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Former UK Prime Minister Boris Johnson Resigns as a Legislator

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Former British prime minister Boris Johnson announced his resignation from the House of Commons on Friday, alleging that his political rivals had rigged the election to drive him out.

A cross-party committee is looking into whether the 58-year-old populist lawmaker frequently misled to parliament about parties that violated the Covid lockdown when he was in power.

He vehemently insisted he had not in testimony earlier this year.

He claimed that they had approached him, “making it clear that they are determined to use the proceedings against me to drive me out of parliament,” as the committee got ready to release its conclusions.

His own Conservative party’s majority on the Privileges Committee gives it the authority to impose suspension as one of many possible sanctions for deceiving the legislature.

Typically, a by-election in the MP’s constituency is held when the suspension lasts longer than 10 working days.

Johnson, however, resigned before any decision was made rather than risk having to fight to keep his tiny majority of over 7,000 votes in the northwest London constituency of Uxbridge and South Ruislip.

He called the committee a “kangaroo court” and its chair, senior opposition Labour MP Harriet Harman.

But more than anything, he continued, “I am bewildered and appalled that I can be forced out, anti-democratically… with such egregious bias.” He expressed his sadness at departing Parliament, at least temporarily.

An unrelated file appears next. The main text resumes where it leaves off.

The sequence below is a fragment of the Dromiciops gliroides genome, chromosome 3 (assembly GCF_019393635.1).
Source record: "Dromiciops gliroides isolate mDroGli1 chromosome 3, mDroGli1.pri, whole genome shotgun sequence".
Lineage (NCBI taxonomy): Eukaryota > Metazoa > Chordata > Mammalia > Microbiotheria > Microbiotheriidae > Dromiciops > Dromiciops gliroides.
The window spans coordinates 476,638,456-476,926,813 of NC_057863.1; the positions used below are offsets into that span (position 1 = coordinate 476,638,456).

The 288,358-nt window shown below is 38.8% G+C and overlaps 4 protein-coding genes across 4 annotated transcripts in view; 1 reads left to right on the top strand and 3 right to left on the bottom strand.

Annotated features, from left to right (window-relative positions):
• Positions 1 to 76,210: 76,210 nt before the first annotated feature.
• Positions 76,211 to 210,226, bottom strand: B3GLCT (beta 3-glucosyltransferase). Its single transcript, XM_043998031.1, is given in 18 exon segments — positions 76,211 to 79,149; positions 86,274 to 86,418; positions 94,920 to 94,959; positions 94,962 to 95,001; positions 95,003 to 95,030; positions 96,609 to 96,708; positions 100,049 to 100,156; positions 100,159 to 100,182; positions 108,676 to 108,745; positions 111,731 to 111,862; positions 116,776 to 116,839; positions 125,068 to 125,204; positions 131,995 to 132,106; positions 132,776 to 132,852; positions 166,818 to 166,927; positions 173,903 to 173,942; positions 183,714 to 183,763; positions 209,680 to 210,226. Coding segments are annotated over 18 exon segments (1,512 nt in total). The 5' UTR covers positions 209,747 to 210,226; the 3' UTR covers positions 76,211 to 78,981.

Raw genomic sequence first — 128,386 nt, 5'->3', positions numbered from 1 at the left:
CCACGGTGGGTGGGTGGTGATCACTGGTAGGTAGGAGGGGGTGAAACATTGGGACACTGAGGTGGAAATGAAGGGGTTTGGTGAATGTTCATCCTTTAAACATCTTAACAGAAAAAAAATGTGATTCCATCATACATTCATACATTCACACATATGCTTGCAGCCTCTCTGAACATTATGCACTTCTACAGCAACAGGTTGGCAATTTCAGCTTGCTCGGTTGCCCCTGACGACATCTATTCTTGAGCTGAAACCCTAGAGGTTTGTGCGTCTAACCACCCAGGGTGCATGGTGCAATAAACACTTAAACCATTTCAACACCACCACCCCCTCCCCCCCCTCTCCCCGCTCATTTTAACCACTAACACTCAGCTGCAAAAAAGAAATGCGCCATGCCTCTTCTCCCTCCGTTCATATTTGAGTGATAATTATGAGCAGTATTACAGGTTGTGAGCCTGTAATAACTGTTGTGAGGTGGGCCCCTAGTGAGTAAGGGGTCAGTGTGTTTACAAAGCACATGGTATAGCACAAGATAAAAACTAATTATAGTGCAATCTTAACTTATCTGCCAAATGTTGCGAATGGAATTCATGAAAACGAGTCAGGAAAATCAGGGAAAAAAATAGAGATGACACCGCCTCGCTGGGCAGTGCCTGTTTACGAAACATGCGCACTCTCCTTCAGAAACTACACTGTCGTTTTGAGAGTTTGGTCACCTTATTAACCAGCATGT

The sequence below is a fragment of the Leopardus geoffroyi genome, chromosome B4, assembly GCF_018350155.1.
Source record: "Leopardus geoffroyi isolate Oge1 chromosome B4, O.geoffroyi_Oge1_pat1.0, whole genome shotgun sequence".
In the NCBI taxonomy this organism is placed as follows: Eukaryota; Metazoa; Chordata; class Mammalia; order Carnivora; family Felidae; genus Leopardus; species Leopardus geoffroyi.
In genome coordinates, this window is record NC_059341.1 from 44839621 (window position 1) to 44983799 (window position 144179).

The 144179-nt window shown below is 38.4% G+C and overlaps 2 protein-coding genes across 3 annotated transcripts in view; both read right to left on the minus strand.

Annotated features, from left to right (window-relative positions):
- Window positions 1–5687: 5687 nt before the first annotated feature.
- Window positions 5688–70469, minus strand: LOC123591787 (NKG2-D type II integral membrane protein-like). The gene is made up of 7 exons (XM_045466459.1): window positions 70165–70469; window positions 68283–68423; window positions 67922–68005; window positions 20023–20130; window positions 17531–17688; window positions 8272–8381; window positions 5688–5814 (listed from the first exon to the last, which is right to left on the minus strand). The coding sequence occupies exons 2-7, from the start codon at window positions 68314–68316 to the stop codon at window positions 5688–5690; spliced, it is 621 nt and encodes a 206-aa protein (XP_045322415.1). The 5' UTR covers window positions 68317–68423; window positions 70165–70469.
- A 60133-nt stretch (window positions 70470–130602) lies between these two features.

Sunak Attack

The announcement came just hours after Boris Johnson controversially honored people linked to the “Partygate” scandal as well as his closest Brexit backers in his list of honors for resigning prime minister.

Nadine Dorries, his former secretary of state for culture, made her resignation as an MP effective immediately at the same moment.

Johnson’s commitment to “get Brexit done” helped the Tories achieve a commanding 80-seat majority in the general election of December 2019, which allowed him to quickly push his divorce agreement with the EU through parliament.

But his management of the Covid pandemic, “Partygate,” and a string of other scandals that sparked a cabinet uprising in July of last year brought him to his knees.

In spite of persistent rumors to the contrary, he resigned as prime minister and departed office in September of last year.

Since taking office as prime minister in October of last year, Rishi Sunak, who was one of Johnson’s senior team members to resign, has been attempting to calm the waters.

Given that Sunak and the Tories are trailing the main opposition Labour party in the polls and that there will be a general election the following year, Boris Johnson’s departure will likely be interpreted as an act of retaliation.

“The government was only a few points behind in the polls when I left office last year. That disparity has now significantly increased, Johnson wrote in his letter.

“Just a few years after achieving the largest majority in nearly 50 years, that majority is now obviously in jeopardy.

“Our party must quickly regain its sense of momentum and its faith in what this nation is capable of.”

The Conservative Party still has time to regain its zeal and desire and win the next election, he continued.

Boris Johnson gained notoriety as the Daily Telegraph’s Brussels correspondent peddling euromyths after being fired from his first position at The Times newspaper for fabricating a quote.

He started as an MP in 2001 and held the position until 2008, when he resigned to become mayor of London for two terms of four years. In 2015, he ran for office once more, and under Theresa May, he served as foreign secretary.

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